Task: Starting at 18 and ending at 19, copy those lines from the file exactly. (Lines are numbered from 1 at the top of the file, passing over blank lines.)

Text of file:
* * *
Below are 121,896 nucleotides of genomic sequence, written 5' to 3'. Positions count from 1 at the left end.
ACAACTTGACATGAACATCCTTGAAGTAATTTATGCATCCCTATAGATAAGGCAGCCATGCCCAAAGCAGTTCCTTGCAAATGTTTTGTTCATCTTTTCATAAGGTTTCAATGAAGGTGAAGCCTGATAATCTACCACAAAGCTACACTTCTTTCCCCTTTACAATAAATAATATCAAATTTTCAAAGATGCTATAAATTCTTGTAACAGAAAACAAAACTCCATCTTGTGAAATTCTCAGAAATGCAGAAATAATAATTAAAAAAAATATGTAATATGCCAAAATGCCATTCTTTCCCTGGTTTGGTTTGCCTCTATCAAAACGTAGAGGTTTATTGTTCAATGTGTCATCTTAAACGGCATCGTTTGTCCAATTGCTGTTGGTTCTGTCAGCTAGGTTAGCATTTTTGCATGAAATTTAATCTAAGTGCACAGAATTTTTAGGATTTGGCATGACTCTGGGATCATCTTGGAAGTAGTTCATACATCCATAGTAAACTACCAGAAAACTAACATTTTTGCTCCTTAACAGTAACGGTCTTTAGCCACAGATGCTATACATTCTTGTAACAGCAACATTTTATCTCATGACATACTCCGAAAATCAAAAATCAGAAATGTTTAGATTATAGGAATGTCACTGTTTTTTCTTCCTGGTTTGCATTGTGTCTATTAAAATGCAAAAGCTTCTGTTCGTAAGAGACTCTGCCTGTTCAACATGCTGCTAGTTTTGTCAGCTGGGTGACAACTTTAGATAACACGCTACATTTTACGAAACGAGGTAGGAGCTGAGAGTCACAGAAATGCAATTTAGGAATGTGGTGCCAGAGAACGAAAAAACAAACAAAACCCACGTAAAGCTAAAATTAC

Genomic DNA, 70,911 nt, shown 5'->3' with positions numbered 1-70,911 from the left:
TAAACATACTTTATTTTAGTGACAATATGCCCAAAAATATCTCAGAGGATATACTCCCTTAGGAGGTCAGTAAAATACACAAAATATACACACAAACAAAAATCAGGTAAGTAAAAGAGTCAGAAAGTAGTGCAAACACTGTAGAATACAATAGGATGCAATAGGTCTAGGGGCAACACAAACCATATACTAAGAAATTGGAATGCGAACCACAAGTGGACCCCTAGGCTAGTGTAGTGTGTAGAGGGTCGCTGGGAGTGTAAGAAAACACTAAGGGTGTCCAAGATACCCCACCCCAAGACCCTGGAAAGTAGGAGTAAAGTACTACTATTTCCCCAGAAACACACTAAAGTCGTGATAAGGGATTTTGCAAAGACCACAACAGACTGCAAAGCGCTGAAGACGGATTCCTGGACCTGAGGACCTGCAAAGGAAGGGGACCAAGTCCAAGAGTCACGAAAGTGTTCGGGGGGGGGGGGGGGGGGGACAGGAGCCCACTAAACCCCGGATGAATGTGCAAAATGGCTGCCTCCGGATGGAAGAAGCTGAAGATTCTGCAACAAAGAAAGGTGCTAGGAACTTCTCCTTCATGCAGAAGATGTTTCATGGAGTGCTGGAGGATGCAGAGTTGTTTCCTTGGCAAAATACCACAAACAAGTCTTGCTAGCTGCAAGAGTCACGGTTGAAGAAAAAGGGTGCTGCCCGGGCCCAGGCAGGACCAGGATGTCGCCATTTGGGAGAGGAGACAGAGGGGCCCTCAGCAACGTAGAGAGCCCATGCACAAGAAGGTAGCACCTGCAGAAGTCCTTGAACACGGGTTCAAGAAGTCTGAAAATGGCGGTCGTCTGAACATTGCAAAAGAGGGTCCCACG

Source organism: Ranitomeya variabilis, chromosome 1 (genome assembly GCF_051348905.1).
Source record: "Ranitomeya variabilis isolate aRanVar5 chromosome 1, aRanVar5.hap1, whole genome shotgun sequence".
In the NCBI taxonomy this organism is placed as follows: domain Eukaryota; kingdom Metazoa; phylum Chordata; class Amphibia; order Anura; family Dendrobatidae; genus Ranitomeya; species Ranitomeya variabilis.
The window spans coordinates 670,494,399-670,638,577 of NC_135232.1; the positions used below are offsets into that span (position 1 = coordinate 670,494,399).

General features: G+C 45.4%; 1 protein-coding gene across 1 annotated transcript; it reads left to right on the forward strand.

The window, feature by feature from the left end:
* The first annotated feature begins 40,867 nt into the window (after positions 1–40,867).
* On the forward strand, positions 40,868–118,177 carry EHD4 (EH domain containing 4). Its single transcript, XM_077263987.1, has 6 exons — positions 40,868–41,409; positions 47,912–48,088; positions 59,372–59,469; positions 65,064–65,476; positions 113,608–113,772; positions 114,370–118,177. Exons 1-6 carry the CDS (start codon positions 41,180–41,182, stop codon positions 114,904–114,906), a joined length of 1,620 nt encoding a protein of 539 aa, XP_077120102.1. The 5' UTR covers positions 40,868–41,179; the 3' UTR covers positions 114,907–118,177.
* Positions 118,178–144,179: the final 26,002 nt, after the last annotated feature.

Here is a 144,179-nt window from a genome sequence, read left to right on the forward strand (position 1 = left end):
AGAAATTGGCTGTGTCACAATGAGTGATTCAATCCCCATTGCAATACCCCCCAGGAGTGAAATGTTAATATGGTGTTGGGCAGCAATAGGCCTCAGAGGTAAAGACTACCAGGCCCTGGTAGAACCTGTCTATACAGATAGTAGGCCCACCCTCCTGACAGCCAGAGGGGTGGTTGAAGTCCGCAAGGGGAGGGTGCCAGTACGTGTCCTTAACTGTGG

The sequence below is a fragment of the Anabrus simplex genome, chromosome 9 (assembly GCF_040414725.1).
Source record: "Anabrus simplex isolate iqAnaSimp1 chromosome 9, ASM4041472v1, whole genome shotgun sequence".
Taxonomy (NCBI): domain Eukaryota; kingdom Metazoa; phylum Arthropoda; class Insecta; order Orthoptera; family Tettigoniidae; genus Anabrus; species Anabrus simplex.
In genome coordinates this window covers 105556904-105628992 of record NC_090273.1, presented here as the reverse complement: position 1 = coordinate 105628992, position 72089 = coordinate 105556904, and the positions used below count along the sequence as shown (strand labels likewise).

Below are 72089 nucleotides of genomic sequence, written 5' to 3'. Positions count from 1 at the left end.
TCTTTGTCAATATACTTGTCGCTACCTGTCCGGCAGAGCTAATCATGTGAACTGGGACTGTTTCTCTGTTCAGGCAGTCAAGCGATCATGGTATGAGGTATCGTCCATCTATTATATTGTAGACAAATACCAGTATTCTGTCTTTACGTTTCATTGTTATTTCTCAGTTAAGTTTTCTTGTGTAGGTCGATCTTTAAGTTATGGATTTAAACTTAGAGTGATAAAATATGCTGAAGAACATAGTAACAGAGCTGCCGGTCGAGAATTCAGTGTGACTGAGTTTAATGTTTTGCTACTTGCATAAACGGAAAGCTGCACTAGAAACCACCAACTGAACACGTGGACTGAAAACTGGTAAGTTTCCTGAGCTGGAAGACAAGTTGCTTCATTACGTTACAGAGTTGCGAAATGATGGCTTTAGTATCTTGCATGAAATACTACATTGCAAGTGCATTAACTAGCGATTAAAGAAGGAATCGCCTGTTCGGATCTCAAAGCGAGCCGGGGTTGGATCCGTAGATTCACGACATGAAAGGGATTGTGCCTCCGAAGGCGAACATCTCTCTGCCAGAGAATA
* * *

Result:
Taxonomy (NCBI): domain Eukaryota; kingdom Metazoa; phylum Arthropoda; class Insecta; order Orthoptera; family Tettigoniidae; genus Anabrus; species Anabrus simplex.
In genome coordinates this window covers 105556904-105628992 of record NC_090273.1, presented here as the reverse complement: position 1 = coordinate 105628992, position 72089 = coordinate 105556904, and the positions used below count along the sequence as shown (strand labels likewise).